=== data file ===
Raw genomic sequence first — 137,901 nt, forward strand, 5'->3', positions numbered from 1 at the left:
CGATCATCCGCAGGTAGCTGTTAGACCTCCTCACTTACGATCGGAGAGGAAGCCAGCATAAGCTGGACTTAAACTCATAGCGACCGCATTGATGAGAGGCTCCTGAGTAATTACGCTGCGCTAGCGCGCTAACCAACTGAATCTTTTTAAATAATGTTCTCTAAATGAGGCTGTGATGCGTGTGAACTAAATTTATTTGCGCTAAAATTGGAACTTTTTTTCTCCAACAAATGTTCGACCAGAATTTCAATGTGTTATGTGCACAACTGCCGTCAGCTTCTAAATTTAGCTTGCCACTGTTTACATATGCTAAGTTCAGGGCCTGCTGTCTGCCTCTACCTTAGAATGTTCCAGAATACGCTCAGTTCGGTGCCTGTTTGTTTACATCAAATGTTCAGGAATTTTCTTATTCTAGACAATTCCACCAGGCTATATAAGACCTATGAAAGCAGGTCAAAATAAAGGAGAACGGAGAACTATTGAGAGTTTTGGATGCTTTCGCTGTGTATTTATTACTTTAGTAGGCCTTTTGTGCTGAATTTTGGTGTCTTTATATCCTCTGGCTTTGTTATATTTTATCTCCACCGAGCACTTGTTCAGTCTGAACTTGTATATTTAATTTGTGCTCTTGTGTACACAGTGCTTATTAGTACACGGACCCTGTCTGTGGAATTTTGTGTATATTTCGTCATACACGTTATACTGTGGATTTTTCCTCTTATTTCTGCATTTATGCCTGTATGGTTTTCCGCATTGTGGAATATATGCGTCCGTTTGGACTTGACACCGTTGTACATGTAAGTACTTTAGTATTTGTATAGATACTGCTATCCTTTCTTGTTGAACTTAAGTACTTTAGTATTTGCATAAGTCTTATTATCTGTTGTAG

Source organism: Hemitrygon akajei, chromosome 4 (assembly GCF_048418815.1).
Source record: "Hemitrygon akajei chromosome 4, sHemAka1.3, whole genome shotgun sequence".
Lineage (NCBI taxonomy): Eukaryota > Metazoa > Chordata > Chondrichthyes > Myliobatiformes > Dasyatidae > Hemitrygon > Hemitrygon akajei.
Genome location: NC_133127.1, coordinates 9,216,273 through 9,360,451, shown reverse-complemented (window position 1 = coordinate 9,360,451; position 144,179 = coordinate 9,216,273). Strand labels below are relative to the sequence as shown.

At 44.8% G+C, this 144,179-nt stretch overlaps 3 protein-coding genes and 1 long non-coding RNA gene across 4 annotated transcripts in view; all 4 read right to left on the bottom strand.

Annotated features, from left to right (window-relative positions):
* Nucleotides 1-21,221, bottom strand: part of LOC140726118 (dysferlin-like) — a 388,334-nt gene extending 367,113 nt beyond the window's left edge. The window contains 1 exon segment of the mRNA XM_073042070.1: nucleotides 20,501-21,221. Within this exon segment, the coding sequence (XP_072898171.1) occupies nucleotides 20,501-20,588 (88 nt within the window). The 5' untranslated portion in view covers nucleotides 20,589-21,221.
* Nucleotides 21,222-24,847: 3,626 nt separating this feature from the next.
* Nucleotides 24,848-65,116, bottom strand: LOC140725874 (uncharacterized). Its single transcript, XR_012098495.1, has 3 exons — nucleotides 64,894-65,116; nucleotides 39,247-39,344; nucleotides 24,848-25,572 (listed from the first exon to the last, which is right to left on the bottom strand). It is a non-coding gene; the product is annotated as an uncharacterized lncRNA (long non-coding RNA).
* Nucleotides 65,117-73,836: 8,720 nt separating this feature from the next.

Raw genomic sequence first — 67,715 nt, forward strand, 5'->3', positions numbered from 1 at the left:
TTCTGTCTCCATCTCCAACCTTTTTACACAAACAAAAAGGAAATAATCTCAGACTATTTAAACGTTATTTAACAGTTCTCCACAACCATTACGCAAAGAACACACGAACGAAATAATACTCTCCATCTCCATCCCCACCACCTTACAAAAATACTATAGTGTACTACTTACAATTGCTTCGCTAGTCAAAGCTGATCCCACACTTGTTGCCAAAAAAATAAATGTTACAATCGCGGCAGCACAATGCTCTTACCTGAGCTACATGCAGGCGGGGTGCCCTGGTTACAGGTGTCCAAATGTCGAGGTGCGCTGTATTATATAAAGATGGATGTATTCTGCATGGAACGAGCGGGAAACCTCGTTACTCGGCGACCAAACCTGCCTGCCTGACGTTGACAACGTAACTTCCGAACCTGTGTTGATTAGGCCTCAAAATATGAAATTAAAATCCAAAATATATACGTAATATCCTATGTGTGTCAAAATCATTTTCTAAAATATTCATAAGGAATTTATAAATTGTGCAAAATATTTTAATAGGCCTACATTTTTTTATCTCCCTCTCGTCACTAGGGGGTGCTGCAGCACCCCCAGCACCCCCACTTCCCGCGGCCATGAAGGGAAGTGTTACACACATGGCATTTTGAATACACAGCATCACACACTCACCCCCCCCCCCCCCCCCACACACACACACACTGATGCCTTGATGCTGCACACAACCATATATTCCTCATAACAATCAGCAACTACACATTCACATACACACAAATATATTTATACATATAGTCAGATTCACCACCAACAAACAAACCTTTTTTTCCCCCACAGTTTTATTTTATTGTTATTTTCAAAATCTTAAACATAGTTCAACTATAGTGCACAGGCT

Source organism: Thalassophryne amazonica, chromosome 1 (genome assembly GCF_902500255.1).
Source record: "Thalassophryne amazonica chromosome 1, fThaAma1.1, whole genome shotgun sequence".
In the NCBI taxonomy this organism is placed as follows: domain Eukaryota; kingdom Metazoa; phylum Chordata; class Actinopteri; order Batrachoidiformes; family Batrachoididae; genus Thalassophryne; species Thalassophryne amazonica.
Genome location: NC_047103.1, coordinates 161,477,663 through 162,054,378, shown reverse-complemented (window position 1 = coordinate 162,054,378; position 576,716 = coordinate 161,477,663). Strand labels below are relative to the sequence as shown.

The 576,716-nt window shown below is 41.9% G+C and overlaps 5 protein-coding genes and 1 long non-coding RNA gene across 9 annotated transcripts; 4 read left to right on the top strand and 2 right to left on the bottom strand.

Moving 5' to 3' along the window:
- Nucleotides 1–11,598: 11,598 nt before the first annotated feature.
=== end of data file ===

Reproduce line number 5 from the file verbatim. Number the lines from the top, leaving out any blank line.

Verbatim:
Lineage (NCBI taxonomy): Eukaryota > Metazoa > Chordata > Chondrichthyes > Myliobatiformes > Dasyatidae > Hemitrygon > Hemitrygon akajei.